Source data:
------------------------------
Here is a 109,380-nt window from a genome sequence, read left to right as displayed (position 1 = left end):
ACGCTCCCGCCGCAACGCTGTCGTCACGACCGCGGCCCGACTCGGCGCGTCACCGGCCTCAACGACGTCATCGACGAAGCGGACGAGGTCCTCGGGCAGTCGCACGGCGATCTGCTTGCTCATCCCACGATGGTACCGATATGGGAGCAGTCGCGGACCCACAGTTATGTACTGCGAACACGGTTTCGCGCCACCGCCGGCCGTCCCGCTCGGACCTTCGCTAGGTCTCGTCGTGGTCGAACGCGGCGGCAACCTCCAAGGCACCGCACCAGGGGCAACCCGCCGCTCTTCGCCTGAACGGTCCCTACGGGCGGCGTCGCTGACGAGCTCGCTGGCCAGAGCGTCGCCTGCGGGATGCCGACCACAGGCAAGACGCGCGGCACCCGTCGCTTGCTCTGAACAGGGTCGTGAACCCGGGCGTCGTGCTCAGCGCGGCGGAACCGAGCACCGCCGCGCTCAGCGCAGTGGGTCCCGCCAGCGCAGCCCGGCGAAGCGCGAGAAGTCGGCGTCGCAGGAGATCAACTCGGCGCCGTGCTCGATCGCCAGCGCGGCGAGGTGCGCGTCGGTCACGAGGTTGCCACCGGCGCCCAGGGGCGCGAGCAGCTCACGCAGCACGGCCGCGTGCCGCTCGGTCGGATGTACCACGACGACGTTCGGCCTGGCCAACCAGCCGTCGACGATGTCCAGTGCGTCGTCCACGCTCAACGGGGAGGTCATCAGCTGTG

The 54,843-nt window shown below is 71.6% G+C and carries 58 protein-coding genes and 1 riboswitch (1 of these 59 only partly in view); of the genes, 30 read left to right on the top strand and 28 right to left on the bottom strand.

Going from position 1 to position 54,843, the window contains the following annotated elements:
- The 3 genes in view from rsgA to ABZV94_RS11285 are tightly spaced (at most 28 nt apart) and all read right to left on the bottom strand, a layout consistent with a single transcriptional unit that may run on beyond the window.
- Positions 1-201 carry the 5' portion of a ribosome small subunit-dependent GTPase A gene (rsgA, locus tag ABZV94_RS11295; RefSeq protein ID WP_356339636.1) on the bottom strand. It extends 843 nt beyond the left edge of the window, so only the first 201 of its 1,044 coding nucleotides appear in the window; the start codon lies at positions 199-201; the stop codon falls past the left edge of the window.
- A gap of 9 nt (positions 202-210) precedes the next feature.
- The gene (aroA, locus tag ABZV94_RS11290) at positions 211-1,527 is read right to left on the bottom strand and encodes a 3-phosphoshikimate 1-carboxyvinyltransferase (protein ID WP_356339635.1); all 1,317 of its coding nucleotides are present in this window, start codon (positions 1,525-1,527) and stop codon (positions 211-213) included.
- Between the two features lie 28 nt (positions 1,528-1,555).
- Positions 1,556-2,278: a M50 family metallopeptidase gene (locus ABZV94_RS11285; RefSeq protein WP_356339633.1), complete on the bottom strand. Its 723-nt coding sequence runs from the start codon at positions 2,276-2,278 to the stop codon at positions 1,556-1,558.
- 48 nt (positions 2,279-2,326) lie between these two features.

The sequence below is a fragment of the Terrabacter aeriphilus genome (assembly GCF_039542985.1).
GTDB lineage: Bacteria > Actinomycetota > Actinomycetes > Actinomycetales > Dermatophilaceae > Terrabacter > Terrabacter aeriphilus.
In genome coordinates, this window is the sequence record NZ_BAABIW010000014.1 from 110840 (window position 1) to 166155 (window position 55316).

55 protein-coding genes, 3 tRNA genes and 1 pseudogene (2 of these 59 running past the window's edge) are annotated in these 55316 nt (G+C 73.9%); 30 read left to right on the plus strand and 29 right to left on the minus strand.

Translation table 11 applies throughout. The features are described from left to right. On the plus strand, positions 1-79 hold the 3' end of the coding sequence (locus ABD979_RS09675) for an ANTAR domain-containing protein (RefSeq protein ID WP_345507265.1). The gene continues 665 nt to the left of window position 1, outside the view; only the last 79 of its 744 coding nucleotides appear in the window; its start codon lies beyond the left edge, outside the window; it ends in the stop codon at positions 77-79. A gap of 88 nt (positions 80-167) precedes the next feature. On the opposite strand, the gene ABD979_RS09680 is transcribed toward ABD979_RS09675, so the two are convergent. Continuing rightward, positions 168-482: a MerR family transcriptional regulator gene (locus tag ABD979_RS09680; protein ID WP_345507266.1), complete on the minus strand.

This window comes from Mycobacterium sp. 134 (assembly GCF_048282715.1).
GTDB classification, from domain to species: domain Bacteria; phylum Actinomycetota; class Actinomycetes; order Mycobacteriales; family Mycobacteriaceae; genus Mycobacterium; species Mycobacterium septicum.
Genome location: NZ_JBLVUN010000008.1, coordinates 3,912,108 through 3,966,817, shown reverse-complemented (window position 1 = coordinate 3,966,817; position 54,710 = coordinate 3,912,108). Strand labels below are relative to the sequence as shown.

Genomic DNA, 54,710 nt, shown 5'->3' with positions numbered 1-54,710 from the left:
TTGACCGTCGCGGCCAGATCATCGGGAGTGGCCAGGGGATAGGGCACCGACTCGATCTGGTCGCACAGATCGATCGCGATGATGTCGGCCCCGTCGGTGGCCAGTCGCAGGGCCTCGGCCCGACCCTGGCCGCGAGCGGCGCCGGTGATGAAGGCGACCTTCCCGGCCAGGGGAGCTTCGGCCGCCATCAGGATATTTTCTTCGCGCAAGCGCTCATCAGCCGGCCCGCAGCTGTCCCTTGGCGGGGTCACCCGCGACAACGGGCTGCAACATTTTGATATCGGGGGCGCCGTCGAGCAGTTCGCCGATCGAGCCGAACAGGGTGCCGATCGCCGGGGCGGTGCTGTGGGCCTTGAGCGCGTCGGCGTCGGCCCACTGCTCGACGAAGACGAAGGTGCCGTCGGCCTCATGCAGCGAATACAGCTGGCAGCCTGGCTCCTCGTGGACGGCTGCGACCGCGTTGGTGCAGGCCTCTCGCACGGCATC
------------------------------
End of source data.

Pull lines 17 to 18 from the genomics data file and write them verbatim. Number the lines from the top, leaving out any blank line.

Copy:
This window comes from Mycobacterium sp. 134 (assembly GCF_048282715.1).
GTDB classification, from domain to species: domain Bacteria; phylum Actinomycetota; class Actinomycetes; order Mycobacteriales; family Mycobacteriaceae; genus Mycobacterium; species Mycobacterium septicum.